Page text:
The BMW M3 Guide

Guide Version: 1.1. This guide was updated on 08-27-2015

INTRODUCING BMW M3

After 25 years, the BMW M3 still remains as the manufacturers’ bewitching product that disputes anyone in doubt against their reliability.

When it comes to compact sports coupes, the BMW M3 has long been regarded as its benchmark. With their M3s, the M version of this athletic vehicle had already soared to new heights. And what better significance stands for the M other than the company’s Motorsports performance division. Bringing more output and an upgraded suspension for more agile handling, BMW M3’s fun-loving engineers has tweaked the engine to provide outstanding performance. That and they also added interior design and sporty exterior elements as well.

Having dashboards absent of cracks, soft, wrinkle-free leather, the BMW M3 also possess an engine that makes something out of its advertised horsepower while the suspensions digests tracks without arthritic clunks or shudders. And throughout almost two decades, the BMW M3 have been a fan favorite of BMW enthusiasts–mostly coming from those seeking a handle of a four-place car with the sports-car handling. And when conditions allow, that old car capable of only doing daily driver duty, can transform into a back-road burner once again, allowing the vehicle and the driver to rocket with gusto and attack corners with precision.

But the age-old question comes to mind: which one should you get? Although there is no definite or conclusive answer that we can provide, perhaps the following primers in each vehicle can serve as a guide to help you choose which one suits you.

BMW E30

The M3 was created to satisfy the homologation requirements often seen in the European touring-car racing seen. The M3 was primarily created for being a weapon, with sales in mind only coming as its second priority. While it’s recognizable as a livable sedan with a back seat and a trunk, it does live up to the hype of being a sports car. Some strengths that lie within the BMW E30 is its rock-solid reliability, astounding balance, and an unforgiving suspension. The Baron von Asskicken styling topped with its 7200-rpm is also just the icing on the cake.

While European buyers had the option to choose a special-edition, a convertible, or an “evolution” BMW M3’s (which had more power), the American market were only given the choice of coupes. BMW M3’s sold in America only came in a wide-ratio manual transmission with a standard pattern. Options and model-year updates in America were all but nonexistent, so choices were only down t exterior color. That, and if you wanted a driver-side airbag or not.

There is, however, a notable supply of good-conditioned E30 BMW M3’s that can be easily located in the US. Out of the19,000 E30 BMW M3’s built, only 5300 came to the US. The BMW Car Club of America’s classifieds and enthusiasts forums are the best places to find for-sale E30s.

The BMW M3, as we all know, the most durable and long lived series by BMW. The E30 is no exception to that, being one of the most well-known the 3-series. Although the 2.3-liter four can be derided as a temperamental powerplant that’s often finicky, its reputation is quite undeserved. Actually, the engine’s life can depend on how it was driven. Well treated models can clock at 150,000 to 200,000 without any problems.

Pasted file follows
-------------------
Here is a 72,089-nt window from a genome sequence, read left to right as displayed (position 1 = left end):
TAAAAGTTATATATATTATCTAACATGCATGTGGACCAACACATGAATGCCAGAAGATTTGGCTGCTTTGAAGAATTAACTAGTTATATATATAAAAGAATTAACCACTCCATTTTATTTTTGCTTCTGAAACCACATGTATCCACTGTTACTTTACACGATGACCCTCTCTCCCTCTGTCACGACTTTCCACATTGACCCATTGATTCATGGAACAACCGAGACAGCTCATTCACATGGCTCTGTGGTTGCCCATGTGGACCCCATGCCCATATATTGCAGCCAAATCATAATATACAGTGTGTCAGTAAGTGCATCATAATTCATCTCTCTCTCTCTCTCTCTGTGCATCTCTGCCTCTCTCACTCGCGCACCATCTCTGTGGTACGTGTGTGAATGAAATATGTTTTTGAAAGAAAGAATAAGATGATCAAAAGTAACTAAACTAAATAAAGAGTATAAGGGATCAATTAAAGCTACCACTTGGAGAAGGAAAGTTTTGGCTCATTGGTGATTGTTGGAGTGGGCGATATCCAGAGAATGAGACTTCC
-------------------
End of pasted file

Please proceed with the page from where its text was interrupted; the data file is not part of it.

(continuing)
When buying your own BMW M3, the regular valve adjustments need to be performed. Gearbox mounts and engine should be checked if healthy, and that the timing-chain noise isn’t much of a hassle. Other samples that have been abused may suffer from subframe cracks, body cracks, dimples, or even connecting-rod-bearing-wear. But of all, having a mechanic inspect the prospective model can be your cheapest insurance.

Although there are track-focused modifications that are present in almost all models, it’s best to do your homework prior to a purchase. Noticeable difference in terms of output can be seen in the aftermarket engine-management, which, when timely, offers a few drawbacks. Common locations of rust includes above the license-plate lights, base of the windshields, and near the rocker panels, but it can show up in almost any part of Snowbelt cars.

Engine: 325 im3i1

Power: 168 Hp

Maximum Speed: 217 km/h

0-100 km/h: 8.3 seconds

Fuel Tank Volume: 64l

Max power: 5800 rpm.

Torque: 167/4200 Nm

Transmission: 5-speed manual transmission

Wheel Drive: Rear Wheel Drive

Cylinders: Inline-6

PROS

√ Defining image of the 1980’s saloon,

√ Lots of options, saloon, coupe, estate and convertible

√ Available in four- and six-cylinder engines,

√ Well-engineered and good to drive

CONS

× Questionable history of models

× Limited buying supply

× Be careful when buying

BMW M3 E36

With the automakers desire to breathe a new model out of their M division as a whole, their BMW M3 second gen, the E36, was thus created. Though it doesn’t come with too much appeal for the BMW die-hard enthusiasts, it was aimed primarily for speed-junkies. What replaced the E30’s roaring four-cylinder was a smooth and torquey inlined-six. Its new engine then offered a laid back vibe with an almost pleasurable engine-grunt, all the while matching the comfortable cockpit and quieter exterior. As compared to the previous 3-series, the brakes and components were significantly improved. It’s also a bit heavier, weighing a few more hundred pounds that its predecessor with only 2,800 pounds.